Bafta votes based on trends, pot luckComment on this story
Next month, all eyes will turn to the Royal Opera House in London’s Covent Garden for the glittering annual Bafta (British Academy of Film and Television Arts) awards ceremony.
On February 16, the great and the good of the film world will walk the red carpet and prizes will be handed out for Best Actor and Actress, Best Director and, the biggie, the Best Film of 2013.
A Bafta is one of the most prestigious prizes in the business, and winning one represents the pinnacle of most people’s careers. Even being nominated can catapult you into the major league.
So you would imagine that the 6 500-strong voting membership of the Baftas has a thoughtful, fair and well-considered procedure for choosing the five nominees in each category and then for picking the ultimate winner.
You might be surprised.
As a Bafta voter for many years I can reveal that the voting process is based less on artistic merit than on coercion, trend-following and pot luck. Here’s how it works.
Maybe 100 films released over the past 12 months have a realistic chance of winning a Bafta, and probably 70 to 80 of those are released in the last two months of the year. Distributors seem to think Bafta voters have short memories and, given the average age of the Bafta voter – there are a lot of retired film people in the Academy – they might be right.
So, around November, you start getting invited to screenings and Q&A sessions with cast and crew. Gone are the days of the lavish dinners and all-expenses-paid jollies – but you are certainly looked after. A Mayfair hotel. A complimentary glass of champagne. Not an inducement, of course. But we hope you enjoyed the film.
These events are expensive to put on. So already the field of competitors is being narrowed down to the Hollywood studios with their big marketing budgets.
And while everyone wants to see films on the big screen, that’s not always possible.
So, as the year draws to a close, you start receiving “screeners”. These DVDs are one of the great perks of being a Bafta member and mean you can watch the main awards contenders in the comfort of your own home.
But still, you now have 50 or 60 films to get through.
It’s just not possible to watch them all. So which ones rise to the top of the pile? The ones you’ve already heard about. And the ones that have already started winning.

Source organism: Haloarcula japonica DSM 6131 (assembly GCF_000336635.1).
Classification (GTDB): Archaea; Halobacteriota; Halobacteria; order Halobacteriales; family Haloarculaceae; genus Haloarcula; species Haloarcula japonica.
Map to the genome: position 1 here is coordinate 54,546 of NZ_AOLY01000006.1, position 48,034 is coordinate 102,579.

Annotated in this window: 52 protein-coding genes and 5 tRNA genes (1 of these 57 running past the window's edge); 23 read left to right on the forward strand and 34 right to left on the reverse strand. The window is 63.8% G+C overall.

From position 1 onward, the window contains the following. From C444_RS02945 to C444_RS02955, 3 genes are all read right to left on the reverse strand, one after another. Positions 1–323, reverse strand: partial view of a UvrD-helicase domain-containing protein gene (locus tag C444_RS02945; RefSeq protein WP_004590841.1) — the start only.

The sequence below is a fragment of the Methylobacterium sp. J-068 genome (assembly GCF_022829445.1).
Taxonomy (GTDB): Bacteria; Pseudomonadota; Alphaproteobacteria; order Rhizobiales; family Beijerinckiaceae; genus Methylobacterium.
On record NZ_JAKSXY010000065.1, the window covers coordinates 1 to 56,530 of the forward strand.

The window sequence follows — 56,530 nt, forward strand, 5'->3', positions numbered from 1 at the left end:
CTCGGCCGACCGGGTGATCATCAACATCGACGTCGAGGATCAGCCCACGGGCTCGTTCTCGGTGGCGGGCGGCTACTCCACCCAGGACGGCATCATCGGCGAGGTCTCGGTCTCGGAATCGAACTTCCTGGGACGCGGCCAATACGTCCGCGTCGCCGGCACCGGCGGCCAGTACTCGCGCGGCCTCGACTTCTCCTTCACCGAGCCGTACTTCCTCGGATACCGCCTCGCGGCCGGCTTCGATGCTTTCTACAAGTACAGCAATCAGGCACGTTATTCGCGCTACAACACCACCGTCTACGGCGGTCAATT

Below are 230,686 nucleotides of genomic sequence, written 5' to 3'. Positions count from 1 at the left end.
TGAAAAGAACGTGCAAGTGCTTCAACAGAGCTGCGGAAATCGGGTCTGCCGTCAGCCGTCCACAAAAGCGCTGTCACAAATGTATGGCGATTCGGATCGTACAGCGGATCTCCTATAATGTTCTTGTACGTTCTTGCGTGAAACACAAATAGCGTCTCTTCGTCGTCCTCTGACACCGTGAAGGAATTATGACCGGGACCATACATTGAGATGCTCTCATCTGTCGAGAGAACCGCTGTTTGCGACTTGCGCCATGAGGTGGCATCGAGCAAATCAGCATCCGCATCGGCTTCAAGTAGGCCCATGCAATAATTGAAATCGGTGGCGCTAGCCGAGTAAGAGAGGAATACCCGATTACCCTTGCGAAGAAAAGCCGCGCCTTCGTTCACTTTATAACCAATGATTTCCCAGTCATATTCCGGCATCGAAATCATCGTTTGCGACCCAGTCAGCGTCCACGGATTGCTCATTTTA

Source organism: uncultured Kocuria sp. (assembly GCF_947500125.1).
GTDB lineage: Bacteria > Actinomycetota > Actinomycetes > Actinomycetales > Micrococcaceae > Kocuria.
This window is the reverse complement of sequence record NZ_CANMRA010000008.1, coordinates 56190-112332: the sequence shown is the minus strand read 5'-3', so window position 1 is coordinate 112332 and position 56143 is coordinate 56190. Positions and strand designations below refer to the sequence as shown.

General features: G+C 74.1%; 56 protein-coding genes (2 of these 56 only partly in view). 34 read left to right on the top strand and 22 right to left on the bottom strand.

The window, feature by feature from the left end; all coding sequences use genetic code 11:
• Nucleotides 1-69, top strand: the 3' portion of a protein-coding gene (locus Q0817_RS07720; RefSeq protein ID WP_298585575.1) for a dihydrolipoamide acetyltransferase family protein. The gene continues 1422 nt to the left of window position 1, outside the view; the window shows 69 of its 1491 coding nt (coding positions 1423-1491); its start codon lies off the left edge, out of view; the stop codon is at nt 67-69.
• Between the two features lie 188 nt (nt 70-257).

From late November, reviewers and film critic groups start to publish their Top 10 lists. The New York Film Critics’ Circle is an early big one at the start of December, followed by the American National Board of Review a few days later, and the Golden Globe nominations a week after that. (Can you see a pattern emerging? The Americans are already setting the pace.)
This year, films such as 12 Years a Slave, Gravity and American Hustle received a lot of early momentum. Other much-hyped films such as The Great Gatsby started to fall away.
So, very quickly, the front runners are anointed. And they ride that wave all the way to the Baftas and beyond.
The point is clear. We’re sheep. And we follow the sheep in front of us. And the little guys fall by the wayside.
But the days are still ticking by, and you still have all these films to watch, and you’ve been meaning to get to them but you can’t, and there are all these obvious front runners.
And so you do it. You vote for a film you haven’t seen.
Let’s be clear. Bafta voting guidelines state explicitly that you must vote only for films you have seen. Which makes perfect sense. But I’ve done it. And I bet everyone else has, too. You vote for the ones you think are going to win.
It’s why the same old names appear year after year. Dame Judi Dench could blow her nose and she’d be nominated (she famously won a Bafta for her eight minutes of screen time as Elizabeth I in Shakespeare In Love). Emma Thompson, check. Tom Hanks, check.
Are these really the crowning performances of their careers? No, but they’ll be nominated anyway.
You back winners, and winners are the ones with momentum, and momentum is generated by marketing muscle, pure and simple.
There are two problems at play here. The first is this insistence on pushing out every quality movie in the last two months of the year. It overloads us and leaves cinemas empty of decent material the rest of the time.
The second is more worrying. Bafta is still happy – desperate even – to be seen as the Oscars’ younger brother, the penultimate awards ceremony in a months-long band-wagon leading up to the big daddy. So Hollywood stars turn up to an event they might otherwise avoid, and TV ratings boom. – Daily Mail